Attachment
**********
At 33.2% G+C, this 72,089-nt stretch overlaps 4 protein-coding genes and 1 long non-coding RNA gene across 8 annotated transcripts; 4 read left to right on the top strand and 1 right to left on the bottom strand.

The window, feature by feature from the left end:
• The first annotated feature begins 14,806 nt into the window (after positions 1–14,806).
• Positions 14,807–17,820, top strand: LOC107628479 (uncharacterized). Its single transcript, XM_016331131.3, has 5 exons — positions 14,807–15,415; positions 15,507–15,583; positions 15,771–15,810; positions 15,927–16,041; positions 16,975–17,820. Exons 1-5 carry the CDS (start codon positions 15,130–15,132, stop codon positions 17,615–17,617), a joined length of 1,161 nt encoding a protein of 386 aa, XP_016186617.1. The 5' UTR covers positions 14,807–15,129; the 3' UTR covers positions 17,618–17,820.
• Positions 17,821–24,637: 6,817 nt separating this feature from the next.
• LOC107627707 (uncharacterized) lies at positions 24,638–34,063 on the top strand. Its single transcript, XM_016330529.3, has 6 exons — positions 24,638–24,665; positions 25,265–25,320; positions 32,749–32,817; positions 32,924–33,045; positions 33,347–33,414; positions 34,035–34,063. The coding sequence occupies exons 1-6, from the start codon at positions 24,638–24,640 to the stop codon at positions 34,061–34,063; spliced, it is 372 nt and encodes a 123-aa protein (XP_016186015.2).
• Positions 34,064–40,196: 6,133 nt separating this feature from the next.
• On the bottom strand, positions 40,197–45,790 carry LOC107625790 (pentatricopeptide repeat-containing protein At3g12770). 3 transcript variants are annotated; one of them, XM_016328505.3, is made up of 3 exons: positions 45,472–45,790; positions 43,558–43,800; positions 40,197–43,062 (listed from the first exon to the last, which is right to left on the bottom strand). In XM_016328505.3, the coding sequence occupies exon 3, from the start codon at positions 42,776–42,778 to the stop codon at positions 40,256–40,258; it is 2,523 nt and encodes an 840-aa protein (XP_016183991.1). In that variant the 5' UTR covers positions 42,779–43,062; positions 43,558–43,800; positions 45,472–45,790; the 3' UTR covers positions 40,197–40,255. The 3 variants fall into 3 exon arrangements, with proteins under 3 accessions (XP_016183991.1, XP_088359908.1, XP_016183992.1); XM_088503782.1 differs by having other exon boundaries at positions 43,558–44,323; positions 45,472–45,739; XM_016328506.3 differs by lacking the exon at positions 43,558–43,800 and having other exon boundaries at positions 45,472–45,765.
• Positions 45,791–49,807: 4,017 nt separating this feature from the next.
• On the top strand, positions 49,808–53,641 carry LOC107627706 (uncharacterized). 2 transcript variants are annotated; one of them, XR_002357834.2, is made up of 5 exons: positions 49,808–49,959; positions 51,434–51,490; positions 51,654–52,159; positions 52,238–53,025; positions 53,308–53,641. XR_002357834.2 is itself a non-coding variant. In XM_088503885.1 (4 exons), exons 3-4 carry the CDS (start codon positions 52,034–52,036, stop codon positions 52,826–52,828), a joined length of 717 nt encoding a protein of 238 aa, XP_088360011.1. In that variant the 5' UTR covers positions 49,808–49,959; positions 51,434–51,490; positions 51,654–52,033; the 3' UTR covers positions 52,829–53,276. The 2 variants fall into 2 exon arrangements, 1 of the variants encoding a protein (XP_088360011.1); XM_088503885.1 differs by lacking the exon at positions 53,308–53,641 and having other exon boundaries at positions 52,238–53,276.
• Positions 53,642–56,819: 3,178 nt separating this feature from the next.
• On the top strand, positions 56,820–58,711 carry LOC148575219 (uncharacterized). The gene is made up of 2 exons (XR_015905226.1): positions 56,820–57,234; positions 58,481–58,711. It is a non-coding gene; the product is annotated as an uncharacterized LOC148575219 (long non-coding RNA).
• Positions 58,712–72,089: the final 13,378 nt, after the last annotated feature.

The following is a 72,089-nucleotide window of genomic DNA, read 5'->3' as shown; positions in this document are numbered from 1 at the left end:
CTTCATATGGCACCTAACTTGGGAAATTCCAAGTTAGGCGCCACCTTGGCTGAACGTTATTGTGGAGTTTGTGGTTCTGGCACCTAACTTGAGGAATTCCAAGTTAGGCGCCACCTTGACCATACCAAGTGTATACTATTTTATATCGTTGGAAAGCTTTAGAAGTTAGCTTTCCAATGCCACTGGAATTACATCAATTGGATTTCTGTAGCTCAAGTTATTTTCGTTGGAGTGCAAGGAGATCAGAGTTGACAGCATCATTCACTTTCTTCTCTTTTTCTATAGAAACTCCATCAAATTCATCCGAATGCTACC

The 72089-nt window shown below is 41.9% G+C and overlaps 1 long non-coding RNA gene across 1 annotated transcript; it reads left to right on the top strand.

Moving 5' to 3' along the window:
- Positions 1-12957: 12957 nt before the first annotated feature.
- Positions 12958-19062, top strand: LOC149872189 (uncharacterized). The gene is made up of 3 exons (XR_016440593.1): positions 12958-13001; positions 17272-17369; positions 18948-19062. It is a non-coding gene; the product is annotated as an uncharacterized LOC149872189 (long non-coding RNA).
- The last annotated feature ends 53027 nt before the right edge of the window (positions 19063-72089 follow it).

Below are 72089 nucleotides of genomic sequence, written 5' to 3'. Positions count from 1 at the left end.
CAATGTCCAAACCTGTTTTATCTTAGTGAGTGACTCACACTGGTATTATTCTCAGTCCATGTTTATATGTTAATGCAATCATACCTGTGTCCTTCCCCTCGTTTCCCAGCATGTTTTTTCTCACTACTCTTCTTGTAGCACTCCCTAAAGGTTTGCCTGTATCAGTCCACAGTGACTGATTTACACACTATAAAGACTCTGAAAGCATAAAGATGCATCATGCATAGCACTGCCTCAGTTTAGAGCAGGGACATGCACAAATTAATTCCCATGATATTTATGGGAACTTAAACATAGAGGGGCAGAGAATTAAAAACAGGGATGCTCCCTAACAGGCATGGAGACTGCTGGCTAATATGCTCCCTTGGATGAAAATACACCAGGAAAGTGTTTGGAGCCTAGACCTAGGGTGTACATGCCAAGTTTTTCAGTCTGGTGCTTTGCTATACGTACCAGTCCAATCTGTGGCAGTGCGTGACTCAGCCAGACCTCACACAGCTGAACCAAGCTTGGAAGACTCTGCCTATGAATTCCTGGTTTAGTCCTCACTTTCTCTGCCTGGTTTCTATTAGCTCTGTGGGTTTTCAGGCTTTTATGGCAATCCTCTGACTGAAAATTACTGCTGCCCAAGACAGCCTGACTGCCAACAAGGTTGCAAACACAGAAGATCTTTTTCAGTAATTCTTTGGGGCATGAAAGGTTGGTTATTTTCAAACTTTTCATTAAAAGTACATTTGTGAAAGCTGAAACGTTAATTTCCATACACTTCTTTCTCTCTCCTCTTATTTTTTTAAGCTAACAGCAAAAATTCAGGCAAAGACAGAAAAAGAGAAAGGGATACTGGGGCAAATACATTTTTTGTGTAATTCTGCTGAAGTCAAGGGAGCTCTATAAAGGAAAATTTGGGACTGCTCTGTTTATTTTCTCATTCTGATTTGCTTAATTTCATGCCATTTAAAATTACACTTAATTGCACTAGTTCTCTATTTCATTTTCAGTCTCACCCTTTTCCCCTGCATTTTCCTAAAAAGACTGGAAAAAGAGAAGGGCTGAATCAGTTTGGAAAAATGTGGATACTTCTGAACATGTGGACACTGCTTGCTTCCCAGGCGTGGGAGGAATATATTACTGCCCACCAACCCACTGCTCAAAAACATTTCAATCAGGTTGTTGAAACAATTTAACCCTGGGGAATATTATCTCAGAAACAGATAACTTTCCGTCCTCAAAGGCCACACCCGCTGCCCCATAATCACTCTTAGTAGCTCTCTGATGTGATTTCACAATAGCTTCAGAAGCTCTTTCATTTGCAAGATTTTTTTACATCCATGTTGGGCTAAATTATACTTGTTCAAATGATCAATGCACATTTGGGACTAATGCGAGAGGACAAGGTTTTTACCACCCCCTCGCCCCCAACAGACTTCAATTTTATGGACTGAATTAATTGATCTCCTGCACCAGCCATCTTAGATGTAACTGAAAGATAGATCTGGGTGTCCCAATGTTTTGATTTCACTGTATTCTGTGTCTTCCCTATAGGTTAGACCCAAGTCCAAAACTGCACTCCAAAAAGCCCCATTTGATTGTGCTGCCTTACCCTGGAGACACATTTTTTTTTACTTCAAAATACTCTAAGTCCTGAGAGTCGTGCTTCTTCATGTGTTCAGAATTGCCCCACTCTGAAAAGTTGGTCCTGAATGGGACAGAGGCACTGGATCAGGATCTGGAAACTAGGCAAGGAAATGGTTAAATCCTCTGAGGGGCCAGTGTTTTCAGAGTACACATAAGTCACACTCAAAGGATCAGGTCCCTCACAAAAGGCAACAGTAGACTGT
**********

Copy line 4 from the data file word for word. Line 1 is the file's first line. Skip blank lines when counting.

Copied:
• Positions 14,807–17,820, top strand: LOC107628479 (uncharacterized). Its single transcript, XM_016331131.3, has 5 exons — positions 14,807–15,415; positions 15,507–15,583; positions 15,771–15,810; positions 15,927–16,041; positions 16,975–17,820. Exons 1-5 carry the CDS (start codon positions 15,130–15,132, stop codon positions 17,615–17,617), a joined length of 1,161 nt encoding a protein of 386 aa, XP_016186617.1. The 5' UTR covers positions 14,807–15,129; the 3' UTR covers positions 17,618–17,820.